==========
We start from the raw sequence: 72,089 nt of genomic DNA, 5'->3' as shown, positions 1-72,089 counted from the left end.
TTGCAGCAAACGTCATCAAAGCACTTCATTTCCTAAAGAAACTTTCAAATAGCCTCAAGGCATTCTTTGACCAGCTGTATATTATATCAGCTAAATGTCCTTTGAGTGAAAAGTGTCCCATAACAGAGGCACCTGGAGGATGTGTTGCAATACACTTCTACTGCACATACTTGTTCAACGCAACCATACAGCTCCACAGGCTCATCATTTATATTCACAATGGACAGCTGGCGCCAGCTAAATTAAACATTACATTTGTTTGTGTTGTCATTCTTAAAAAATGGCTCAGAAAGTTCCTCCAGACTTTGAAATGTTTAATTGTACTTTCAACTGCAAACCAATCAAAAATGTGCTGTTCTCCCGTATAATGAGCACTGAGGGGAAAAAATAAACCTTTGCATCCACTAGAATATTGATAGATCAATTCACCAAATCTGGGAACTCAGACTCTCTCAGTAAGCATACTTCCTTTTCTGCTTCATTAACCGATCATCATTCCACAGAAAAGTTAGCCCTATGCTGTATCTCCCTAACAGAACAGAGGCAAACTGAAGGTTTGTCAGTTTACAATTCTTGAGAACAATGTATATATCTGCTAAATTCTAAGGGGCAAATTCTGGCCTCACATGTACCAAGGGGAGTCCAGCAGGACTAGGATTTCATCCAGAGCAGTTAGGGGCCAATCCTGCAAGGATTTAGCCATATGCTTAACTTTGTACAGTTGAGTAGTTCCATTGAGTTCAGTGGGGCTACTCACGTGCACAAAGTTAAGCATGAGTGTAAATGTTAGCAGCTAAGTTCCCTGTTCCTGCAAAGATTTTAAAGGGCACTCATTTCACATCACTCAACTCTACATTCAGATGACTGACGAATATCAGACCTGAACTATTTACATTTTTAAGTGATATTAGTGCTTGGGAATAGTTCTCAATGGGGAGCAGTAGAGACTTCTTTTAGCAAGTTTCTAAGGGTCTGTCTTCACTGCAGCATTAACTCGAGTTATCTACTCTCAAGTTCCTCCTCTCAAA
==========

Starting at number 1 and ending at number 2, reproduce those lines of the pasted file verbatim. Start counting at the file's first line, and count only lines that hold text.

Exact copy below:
We start from the raw sequence: 72,089 nt of genomic DNA, 5'->3' as shown, positions 1-72,089 counted from the left end.
TTGCAGCAAACGTCATCAAAGCACTTCATTTCCTAAAGAAACTTTCAAATAGCCTCAAGGCATTCTTTGACCAGCTGTATATTATATCAGCTAAATGTCCTTTGAGTGAAAAGTGTCCCATAACAGAGGCACCTGGAGGATGTGTTGCAATACACTTCTACTGCACATACTTGTTCAACGCAACCATACAGCTCCACAGGCTCATCATTTATATTCACAATGGACAGCTGGCGCCAGCTAAATTAAACATTACATTTGTTTGTGTTGTCATTCTTAAAAAATGGCTCAGAAAGTTCCTCCAGACTTTGAAATGTTTAATTGTACTTTCAACTGCAAACCAATCAAAAATGTGCTGTTCTCCCGTATAATGAGCACTGAGGGGAAAAAATAAACCTTTGCATCCACTAGAATATTGATAGATCAATTCACCAAATCTGGGAACTCAGACTCTCTCAGTAAGCATACTTCCTTTTCTGCTTCATTAACCGATCATCATTCCACAGAAAAGTTAGCCCTATGCTGTATCTCCCTAACAGAACAGAGGCAAACTGAAGGTTTGTCAGTTTACAATTCTTGAGAACAATGTATATATCTGCTAAATTCTAAGGGGCAAATTCTGGCCTCACATGTACCAAGGGGAGTCCAGCAGGACTAGGATTTCATCCAGAGCAGTTAGGGGCCAATCCTGCAAGGATTTAGCCATATGCTTAACTTTGTACAGTTGAGTAGTTCCATTGAGTTCAGTGGGGCTACTCACGTGCACAAAGTTAAGCATGAGTGTAAATGTTAGCAGCTAAGTTCCCTGTTCCTGCAAAGATTTTAAAGGGCACTCATTTCACATCACTCAACTCTACATTCAGATGACTGACGAATATCAGACCTGAACTATTTACATTTTTAAGTGATATTAGTGCTTGGGAATAGTTCTCAATGGGGAGCAGTAGAGACTTCTTTTAGCAAGTTTCTAAGGGTCTGTCTTCACTGCAGCATTAACTCGAGTTATCTACTCTCAAGTTCCTCCTCTCAAA